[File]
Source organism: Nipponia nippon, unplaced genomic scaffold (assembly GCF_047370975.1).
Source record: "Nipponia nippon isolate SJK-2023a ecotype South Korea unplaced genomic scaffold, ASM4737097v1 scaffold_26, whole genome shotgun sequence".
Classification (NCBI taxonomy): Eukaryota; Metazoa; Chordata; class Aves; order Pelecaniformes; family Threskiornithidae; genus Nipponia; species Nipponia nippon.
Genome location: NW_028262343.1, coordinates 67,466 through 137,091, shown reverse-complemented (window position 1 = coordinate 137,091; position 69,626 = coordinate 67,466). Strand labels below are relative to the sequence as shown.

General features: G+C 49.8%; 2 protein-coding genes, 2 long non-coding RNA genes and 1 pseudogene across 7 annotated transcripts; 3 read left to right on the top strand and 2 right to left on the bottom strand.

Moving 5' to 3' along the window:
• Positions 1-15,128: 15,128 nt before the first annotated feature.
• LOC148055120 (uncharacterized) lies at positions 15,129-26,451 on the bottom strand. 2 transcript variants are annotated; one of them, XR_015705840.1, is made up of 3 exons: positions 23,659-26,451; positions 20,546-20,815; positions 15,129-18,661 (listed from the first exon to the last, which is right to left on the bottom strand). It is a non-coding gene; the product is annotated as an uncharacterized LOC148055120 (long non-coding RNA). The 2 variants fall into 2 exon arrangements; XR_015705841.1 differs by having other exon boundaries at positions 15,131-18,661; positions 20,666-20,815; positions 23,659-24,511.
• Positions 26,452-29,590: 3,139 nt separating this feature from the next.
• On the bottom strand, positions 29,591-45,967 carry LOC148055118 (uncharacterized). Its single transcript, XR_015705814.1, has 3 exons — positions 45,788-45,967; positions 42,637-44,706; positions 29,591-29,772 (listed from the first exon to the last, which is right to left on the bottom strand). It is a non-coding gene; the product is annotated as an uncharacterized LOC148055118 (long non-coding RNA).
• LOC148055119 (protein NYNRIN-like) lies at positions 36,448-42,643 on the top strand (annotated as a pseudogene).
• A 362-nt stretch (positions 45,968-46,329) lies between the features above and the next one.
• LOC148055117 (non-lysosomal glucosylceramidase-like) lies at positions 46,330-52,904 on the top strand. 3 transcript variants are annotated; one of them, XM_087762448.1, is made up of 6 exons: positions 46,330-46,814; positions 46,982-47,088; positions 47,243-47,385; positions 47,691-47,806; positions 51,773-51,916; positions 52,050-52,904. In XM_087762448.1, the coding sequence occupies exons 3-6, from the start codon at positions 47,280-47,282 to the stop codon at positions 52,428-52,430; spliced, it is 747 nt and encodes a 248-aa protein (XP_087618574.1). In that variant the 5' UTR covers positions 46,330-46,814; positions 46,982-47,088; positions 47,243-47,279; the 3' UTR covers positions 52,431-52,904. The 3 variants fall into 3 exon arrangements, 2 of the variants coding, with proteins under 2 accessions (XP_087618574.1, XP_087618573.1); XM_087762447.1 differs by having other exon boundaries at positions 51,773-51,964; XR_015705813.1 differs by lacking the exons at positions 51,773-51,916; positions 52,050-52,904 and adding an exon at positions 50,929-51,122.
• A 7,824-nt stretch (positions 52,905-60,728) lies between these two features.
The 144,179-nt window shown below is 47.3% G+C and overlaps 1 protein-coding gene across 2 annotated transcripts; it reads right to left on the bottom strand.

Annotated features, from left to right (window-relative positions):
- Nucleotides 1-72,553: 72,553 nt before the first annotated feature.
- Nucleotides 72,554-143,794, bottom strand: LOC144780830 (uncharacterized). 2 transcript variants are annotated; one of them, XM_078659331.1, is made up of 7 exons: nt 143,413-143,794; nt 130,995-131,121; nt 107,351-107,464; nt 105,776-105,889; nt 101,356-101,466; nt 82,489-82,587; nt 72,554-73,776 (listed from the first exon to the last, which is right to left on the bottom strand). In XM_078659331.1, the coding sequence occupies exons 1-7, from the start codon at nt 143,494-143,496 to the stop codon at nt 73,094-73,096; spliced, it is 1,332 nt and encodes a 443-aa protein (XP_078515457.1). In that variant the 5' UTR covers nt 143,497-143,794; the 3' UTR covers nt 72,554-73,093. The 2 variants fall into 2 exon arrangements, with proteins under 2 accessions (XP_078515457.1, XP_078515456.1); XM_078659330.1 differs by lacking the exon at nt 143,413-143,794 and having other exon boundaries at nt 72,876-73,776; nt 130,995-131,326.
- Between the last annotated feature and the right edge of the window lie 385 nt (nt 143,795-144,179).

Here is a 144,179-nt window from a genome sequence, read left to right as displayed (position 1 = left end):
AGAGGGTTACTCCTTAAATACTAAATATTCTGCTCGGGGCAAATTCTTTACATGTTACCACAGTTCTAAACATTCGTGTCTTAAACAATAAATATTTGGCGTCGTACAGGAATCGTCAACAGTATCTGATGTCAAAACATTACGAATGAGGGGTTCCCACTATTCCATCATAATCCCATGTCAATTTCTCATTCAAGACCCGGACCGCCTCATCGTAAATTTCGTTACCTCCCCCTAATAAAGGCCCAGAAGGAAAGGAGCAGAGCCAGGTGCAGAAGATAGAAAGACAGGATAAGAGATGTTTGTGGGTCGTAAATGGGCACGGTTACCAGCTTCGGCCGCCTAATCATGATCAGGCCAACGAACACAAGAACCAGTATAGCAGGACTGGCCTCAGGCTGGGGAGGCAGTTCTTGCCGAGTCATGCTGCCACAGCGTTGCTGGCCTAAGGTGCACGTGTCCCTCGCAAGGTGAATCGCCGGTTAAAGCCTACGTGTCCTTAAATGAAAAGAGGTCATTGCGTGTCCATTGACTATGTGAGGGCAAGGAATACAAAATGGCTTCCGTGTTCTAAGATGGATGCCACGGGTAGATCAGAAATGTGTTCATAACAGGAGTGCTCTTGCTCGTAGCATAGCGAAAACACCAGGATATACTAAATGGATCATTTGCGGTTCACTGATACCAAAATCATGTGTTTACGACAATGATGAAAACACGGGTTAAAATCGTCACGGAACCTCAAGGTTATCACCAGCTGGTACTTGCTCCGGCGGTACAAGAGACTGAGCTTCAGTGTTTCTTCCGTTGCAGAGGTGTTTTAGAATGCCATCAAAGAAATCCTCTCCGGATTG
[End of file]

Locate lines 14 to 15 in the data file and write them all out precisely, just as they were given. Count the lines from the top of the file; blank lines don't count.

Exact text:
• A 7,824-nt stretch (positions 52,905-60,728) lies between these two features.
The 144,179-nt window shown below is 47.3% G+C and overlaps 1 protein-coding gene across 2 annotated transcripts; it reads right to left on the bottom strand.